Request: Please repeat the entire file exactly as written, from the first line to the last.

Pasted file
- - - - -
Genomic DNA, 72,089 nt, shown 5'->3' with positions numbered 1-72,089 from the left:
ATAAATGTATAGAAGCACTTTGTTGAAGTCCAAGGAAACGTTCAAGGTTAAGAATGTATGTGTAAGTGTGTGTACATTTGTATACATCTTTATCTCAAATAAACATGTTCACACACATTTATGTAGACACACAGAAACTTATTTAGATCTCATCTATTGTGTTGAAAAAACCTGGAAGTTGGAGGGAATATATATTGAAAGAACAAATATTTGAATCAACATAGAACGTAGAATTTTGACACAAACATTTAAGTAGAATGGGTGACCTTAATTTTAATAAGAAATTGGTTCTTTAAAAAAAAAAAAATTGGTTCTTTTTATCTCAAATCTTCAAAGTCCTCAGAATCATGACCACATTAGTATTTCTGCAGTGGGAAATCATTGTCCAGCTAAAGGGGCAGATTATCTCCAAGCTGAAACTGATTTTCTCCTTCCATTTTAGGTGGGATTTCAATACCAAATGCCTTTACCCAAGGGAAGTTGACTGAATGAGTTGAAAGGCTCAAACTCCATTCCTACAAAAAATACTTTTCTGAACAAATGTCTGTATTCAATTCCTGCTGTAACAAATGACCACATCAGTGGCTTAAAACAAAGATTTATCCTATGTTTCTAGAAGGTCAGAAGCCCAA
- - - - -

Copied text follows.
Genomic DNA, 72,089 nt, shown 5'->3' with positions numbered 1-72,089 from the left:
ATAAATGTATAGAAGCACTTTGTTGAAGTCCAAGGAAACGTTCAAGGTTAAGAATGTATGTGTAAGTGTGTGTACATTTGTATACATCTTTATCTCAAATAAACATGTTCACACACATTTATGTAGACACACAGAAACTTATTTAGATCTCATCTATTGTGTTGAAAAAACCTGGAAGTTGGAGGGAATATATATTGAAAGAACAAATATTTGAATCAACATAGAACGTAGAATTTTGACACAAACATTTAAGTAGAATGGGTGACCTTAATTTTAATAAGAAATTGGTTCTTTAAAAAAAAAAAAATTGGTTCTTTTTATCTCAAATCTTCAAAGTCCTCAGAATCATGACCACATTAGTATTTCTGCAGTGGGAAATCATTGTCCAGCTAAAGGGGCAGATTATCTCCAAGCTGAAACTGATTTTCTCCTTCCATTTTAGGTGGGATTTCAATACCAAATGCCTTTACCCAAGGGAAGTTGACTGAATGAGTTGAAAGGCTCAAACTCCATTCCTACAAAAAATACTTTTCTGAACAAATGTCTGTATTCAATTCCTGCTGTAACAAATGACCACATCAGTGGCTTAAAACAAAGATTTATCCTATGTTTCTAGAAGGTCAGAAGCCCAA